FDA approves medical scope with disposable cap to fight superbug infections
Seeking to prevent superbug outbreaks, federal health officials said they have approved the first gastrointestinal medical scope with a disposable cap for use in the U.S.
The Food and Drug Administration said that the design of the new duodenoscope by Japanese device maker Pentax should make it easier to remove dangerous bacteria that can become trapped inside these reusable instruments.
“We believe the new disposable distal cap represents a major step toward lowering the risk of future infections associated with these devices,” Dr. William Maisel, the acting director of the FDA’s Office of Device Evaluation, said in a statement Wednesday. “We encourage companies to continue to pursue innovations that will help reduce the risk to patients.”
But some medical experts questioned whether this design change goes far enough to protect patients.
“This new scope will probably reduce the infection risk, but I’m not sure by how much,” said Lawrence Muscarella, a hospital-safety consultant in Montgomeryville, Pa.
In addition, he and other experts said, this is just one scope, and its modest redesign will not address the shortcomings that plague many different medical scopes that are on the market and continue to put patients at risk of antibiotic-resistant infections.
Pentax didn’t provide any details Thursday about when the new duodenoscope will be available or what it may cost. In general, duodenoscopes can cost as much as $40,000 apiece, and they can represent a major expense for hospitals that handle a large volume of procedures.
In a statement, the company said “the disposable distal cap design represents a significant advancement in infection control.”
One advantage of a removable cap is that it would allow hospital cleaning staff better access to tiny crevices and small parts at the tip of the scope. Some areas are hard to reach with brushes and washing machines, increasing the risk of bacteria being passed from one patient to another.
While the scope tip has proven troublesome, experts say harmful bacteria also have been found in other areas, such as biopsy ports and instrument channels.
“I think it may be a step in the right direction to have single-use components whenever possible. But we still have gaps here,” said Cori Ofstead, a researcher and epidemiologist in St. Paul, Minn.
She and other infection-control experts are urging manufacturers and regulators to move toward sterilization for all medical scopes, which would involve gas or chemicals and be a step above the current federal requirement for high-level disinfection. That change probably would require further design changes to enable complex scopes to withstand the process.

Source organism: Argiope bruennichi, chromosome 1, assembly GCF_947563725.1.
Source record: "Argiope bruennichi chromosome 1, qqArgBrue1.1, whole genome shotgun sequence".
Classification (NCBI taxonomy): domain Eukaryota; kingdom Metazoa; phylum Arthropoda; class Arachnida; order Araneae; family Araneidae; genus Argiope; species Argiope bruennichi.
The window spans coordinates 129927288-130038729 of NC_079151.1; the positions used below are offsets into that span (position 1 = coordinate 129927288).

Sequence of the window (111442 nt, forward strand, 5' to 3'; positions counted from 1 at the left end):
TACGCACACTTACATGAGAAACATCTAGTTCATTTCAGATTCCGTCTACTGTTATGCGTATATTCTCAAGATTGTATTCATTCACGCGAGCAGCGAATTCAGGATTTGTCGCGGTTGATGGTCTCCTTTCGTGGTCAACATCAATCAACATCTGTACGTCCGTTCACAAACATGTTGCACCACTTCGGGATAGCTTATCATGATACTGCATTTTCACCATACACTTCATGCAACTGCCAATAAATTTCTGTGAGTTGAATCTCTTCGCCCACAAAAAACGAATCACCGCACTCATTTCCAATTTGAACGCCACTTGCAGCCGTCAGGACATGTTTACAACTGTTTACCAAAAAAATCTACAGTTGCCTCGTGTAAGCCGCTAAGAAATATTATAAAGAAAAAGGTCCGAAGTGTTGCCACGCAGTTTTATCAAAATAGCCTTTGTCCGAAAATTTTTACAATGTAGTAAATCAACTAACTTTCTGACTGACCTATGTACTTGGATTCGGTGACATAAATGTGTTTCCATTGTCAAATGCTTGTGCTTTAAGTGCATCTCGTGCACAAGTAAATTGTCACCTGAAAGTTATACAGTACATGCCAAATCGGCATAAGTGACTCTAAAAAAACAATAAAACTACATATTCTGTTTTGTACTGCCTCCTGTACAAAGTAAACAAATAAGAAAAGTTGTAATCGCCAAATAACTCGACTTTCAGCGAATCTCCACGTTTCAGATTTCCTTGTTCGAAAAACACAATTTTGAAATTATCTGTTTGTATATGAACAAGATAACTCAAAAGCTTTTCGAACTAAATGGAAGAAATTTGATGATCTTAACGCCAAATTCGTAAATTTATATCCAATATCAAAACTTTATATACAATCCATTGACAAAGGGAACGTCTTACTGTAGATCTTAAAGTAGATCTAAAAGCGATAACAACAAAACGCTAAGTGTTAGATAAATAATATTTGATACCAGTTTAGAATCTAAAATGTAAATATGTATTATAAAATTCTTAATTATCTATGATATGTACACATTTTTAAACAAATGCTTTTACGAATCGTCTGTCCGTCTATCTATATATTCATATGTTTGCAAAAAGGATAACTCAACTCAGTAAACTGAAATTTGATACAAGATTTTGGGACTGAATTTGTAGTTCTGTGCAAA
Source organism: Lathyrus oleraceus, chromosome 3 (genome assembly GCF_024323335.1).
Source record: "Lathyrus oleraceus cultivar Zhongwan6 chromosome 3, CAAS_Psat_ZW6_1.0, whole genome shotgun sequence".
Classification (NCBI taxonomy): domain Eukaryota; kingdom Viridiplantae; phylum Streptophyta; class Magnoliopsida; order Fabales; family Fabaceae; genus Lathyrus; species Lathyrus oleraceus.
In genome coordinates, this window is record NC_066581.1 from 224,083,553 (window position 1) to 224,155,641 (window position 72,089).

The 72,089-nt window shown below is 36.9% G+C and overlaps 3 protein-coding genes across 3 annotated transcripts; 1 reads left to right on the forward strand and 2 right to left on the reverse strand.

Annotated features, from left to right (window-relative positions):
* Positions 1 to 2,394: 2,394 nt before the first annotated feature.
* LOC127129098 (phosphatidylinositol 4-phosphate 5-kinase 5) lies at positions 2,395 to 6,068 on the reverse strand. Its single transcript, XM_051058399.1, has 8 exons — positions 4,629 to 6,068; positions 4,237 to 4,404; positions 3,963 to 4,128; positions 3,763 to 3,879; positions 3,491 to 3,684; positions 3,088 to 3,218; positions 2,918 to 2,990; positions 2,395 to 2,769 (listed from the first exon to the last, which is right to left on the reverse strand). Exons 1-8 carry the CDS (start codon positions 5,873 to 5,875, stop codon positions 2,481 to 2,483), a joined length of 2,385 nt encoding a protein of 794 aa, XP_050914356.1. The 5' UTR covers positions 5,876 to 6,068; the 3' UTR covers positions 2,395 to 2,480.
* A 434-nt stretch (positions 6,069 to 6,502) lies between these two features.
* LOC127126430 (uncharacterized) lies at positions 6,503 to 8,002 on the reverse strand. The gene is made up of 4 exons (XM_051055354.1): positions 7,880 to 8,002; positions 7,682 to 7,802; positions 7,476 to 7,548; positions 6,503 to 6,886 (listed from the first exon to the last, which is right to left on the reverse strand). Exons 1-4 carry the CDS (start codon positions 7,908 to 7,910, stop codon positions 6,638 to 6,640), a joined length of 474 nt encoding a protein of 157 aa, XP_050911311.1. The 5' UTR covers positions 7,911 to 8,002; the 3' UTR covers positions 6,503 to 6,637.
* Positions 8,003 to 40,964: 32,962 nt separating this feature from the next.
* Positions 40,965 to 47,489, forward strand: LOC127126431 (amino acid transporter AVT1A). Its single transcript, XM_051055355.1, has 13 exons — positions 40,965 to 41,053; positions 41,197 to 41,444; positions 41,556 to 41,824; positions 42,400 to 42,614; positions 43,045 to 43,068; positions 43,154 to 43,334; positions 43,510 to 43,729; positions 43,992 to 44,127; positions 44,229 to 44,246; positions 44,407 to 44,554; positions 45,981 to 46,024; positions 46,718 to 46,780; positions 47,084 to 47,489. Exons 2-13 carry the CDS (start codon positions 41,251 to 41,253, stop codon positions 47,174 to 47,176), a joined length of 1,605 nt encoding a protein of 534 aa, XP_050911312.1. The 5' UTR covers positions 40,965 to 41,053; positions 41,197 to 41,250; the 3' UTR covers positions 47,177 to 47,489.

Other device manufacturers have gone in a different direction, developing scopes that are fully disposable. The FDA recently approved two colonoscopes that are designed to be used just once. Other companies are promoting similar devices for use in the lungs and kidneys.
Doctors put duodenoscopes down a patient’s throat to diagnose and treat problems in the digestive tract, such as gallstones, cancers and blockages in the bile duct. There are about 700,000 of these endoscopic retrograde cholangiopancreatography procedures done annually in the U.S.
Since 2015, U.S. prosecutors, lawmakers and government regulators have been investigating dozens of infections and deaths tied to duodenoscopes.
The Times broke the news about a superbug outbreak at UCLA’s Ronald Reagan Medical Center in February 2015, which triggered an FDA warning the next day. Those infections involved the industry’s leading scope maker, Tokyo-based Olympus Corp. The newspaper later reported that Olympus knew about infections and potential flaws with its duodenoscope as early as 2012 but failed to alert American hospitals or regulators.
Last year, the FDA said that as many as 350 patients at 41 medical facilities in the U.S. and worldwide were infected or exposed to tainted duodenoscopes from January 2010 to October 2015.
A U.S. Senate report in 2016 identified four outbreaks tied to Pentax duodenoscopes at hospitals and clinics in Illinois and Massachusetts.
In January of this year, the FDA issued a safety alert about Pentax’s current duodenoscope model. The agency warned medical providers that cracks and gaps can develop in the device’s tip that “could allow fluids and tissue to leak into the duodenoscope.” The FDA urged hospitals to immediately remove scopes from service that showed signs of damage.
Muscarella, the hospital-safety consultant, said it was surprising that the FDA “didn’t require removal of the product from the market considering the risk of superbug infections. It would seem Pentax was prodded by the FDA to come up with another solution, and this disposable cap design might be the company’s response.”
In a statement last year, Pentax said, “We are dedicated to patient safety and are consistently evaluating advancements in flexible endoscope design.”
A number of recent studies have found evidence of persistent contamination in a wide range of reusable devices, including colonoscopes and ureteroscopes.
Chad Terhune is a senior correspondent with Kaiser Health News.
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